Why Manufacturers Are Choosing An Canola & Olive Blend

Posted by Hannah Broaddus

Why would a natural food manufacturer choose something other than Extra Virgin Olive Oil? Especially something like a blend — a mix of EVOO and other milder oils like canola, soybean, or sunflower?

If you are in the food manufacturing world, you will understand that there’s a lot at play when it comes to these decisions: it’s not just about consumer perception and which oil is the highest quality. It’s also about the taste profile of the oil and how it affects your final product. It’s about about the price of your ingredients, and about quality certifications available (like Non-GMO Project Verified or Organic Certified). There’s a lot of things at play!

So why do some manufacturers opt for a blend of olive oil and canola, or olive oil and sunflower, over something like 100% Extra Virgin?

I’ll go through all the different components of this decision. This article is like looking inside some of the sit-downs that I have with customers, where I weigh-in with ALL of the things to think about when it comes to a decision like this.


Olive Oil Blends & Pricing 

The great thing about Extra Virgin Olive Oil is that it’s high quality. The bad thing about Extra Virgin Olive Oil is that it comes with the price tag of a high quality oil. The bottom line is, you get what you pay for — and you will always pay more for Extra Virgin Olive Oil.

For any supplier that won’t adulterate their oil (like Centra) we are left with a few “above the board” options to cut costs. The primary option is to do a blend with another type of cheaper oil and — here’s the key part — label the blend for exactly what it is.

Most food manufacturers do a blend with canola oil because it’s mild flavored, and allows the Extra Virgin Olive Oil to shine through. Some newer options to the market are a non-gmo canola oil and EVOO blend (for a non-GMO solution that’s still low cost) or sunflower oil and EVOO blend.

At the end of the day, you can really use any kind of oil with Extra Virgin Olive Oil or Pure Olive Oil. And you can make up your own blend ratios. So use your imagination!


Use Ratios To Meet Your Price Goals 

price differences and goals

One of the things I love about blends is that if you have a set price goal, you really can work to match it. You can start by comparing the price of a standard blend, like a 75/25 — but if you need to cut costs slightly, you can swap to an 80/20 blend or an 90/10 blend.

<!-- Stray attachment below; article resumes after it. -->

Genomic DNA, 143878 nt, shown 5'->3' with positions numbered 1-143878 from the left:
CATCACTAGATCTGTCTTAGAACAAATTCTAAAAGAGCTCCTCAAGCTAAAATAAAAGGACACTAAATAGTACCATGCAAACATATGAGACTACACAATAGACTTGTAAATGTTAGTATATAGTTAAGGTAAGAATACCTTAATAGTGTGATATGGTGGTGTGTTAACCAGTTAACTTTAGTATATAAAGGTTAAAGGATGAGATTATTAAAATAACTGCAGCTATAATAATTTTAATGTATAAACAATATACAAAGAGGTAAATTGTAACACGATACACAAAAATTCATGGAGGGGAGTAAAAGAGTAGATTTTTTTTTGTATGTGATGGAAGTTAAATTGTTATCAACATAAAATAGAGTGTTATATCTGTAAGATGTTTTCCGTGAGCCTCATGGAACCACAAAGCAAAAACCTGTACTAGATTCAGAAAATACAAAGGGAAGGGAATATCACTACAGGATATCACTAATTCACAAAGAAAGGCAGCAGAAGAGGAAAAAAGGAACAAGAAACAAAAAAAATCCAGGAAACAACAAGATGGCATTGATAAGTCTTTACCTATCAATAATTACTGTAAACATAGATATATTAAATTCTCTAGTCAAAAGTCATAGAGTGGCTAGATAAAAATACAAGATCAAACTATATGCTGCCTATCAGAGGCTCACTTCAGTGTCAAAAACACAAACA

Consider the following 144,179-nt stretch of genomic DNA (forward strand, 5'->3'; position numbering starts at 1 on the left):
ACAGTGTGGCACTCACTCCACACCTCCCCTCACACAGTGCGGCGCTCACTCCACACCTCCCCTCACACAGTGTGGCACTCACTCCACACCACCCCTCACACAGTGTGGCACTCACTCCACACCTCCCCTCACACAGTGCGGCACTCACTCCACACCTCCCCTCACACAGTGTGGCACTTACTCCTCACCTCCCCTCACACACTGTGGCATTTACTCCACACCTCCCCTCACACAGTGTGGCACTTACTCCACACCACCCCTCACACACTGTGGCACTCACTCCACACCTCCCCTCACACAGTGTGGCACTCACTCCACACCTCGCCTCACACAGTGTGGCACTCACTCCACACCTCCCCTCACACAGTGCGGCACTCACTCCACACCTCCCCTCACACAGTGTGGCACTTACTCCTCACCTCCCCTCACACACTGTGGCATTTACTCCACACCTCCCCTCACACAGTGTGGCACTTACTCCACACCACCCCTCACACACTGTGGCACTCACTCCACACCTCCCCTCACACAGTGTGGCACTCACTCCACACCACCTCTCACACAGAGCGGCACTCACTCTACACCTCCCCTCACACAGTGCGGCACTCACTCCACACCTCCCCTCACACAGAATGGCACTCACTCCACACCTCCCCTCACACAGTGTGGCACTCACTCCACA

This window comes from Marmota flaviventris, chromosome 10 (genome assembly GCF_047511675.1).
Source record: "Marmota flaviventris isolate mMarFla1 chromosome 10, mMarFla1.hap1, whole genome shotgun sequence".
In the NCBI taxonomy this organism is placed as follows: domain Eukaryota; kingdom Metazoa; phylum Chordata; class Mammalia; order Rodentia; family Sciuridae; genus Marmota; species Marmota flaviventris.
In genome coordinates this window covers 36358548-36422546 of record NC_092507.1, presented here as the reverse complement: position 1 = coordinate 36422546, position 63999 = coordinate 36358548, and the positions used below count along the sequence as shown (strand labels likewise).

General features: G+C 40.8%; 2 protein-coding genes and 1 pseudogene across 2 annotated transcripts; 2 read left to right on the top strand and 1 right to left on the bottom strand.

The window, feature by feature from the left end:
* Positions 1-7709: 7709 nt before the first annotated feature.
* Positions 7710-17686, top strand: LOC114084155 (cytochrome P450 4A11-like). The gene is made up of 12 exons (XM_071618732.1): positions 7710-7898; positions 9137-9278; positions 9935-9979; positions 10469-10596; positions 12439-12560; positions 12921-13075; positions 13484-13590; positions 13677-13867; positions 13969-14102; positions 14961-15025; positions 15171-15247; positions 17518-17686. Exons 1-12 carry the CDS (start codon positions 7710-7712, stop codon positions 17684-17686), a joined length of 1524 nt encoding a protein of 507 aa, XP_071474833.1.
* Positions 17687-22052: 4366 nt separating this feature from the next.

This change doesn’t affect the taste profile much, but it can help cut costs just a little bit more to meet your goals. With Centra Foods, all of our oil is custom blended, so you can make up your own creation!


Taste Profile of Olive Oil Blends 

I often get requests for 100% olive oil… BUT it can’t really taste like olive oil. And it should be extra cheap. Those are hard requests to tackle, while still providing a quality olive oil!

The bottom line is that Extra Virgin Olive Oil will (and should) have a stronger taste profile. It should taste like fresh olives, because it’s really just fresh squeezed olive juice!

Pure Olive Oil will have less flavor, but can still be pricey. Olive oil blends are a great solution that will be both mild tasting and also drop the cost of the oil.


Consumer Perception of EVOO vs. EVOO Blend 

Consumers know that Extra Virgin Olive Oil is the best kind of oil for them, over and above all of the seed oils. This concept isn’t a hard sell, and many companies prove their commitment to quality by using Extra Virgin Olive Oil.

That said, some brands just want to get Extra Virgin Olive Oil on their ingredient label for consumer perception purposes — they may not mind having sunflower, safflower, canola, or some other kind of oil on their ingredient label as well.

Opting for an olive oil blend means that you will end up having both types of oils listed on your ingredient label. Which one will come first? It will depend on which oil there is more of.


Quality Certifications - Non-GMO & Organic 

If you need your oil to be Non-GMO Project Verified or Organic Certified, you’ll need to choose an oil blend that fits this description to begin with.

Project verifaction


Non-GMO Olive Oil Blend 

All olive oil is naturally non-gmo. To have a blend that can be Non-GMO Project Verified, you’ll need to blend your olive oil with either a naturally non-gmo oil (like sunflower or safflower) or a Non-GMO Project Verified Canola Oil or Non-GMO Project Verified Soybean Oil.

Just keep in mind: if you don’t choose a common blend, it might need to be submitted to one of the certifying bodies, which can take a few weeks (if not months) to complete. Just make sure to plan ahead!


Organic Olive Oil Blend 

For an olive oil blend that can be organic certified, you’ll need to blend Organic Extra Virgin Olive Oil with either Organic Canola Oil, Organic Soybean Oil or Organic Sunflower Oil.

The same applies in terms of planning ahead — this will have to be submitted through your suppliers’ (and your own) organic certification, so make sure to begin the research and planning well in advance!

Topics: Canola Oil, Non-GMO, Olive Oil



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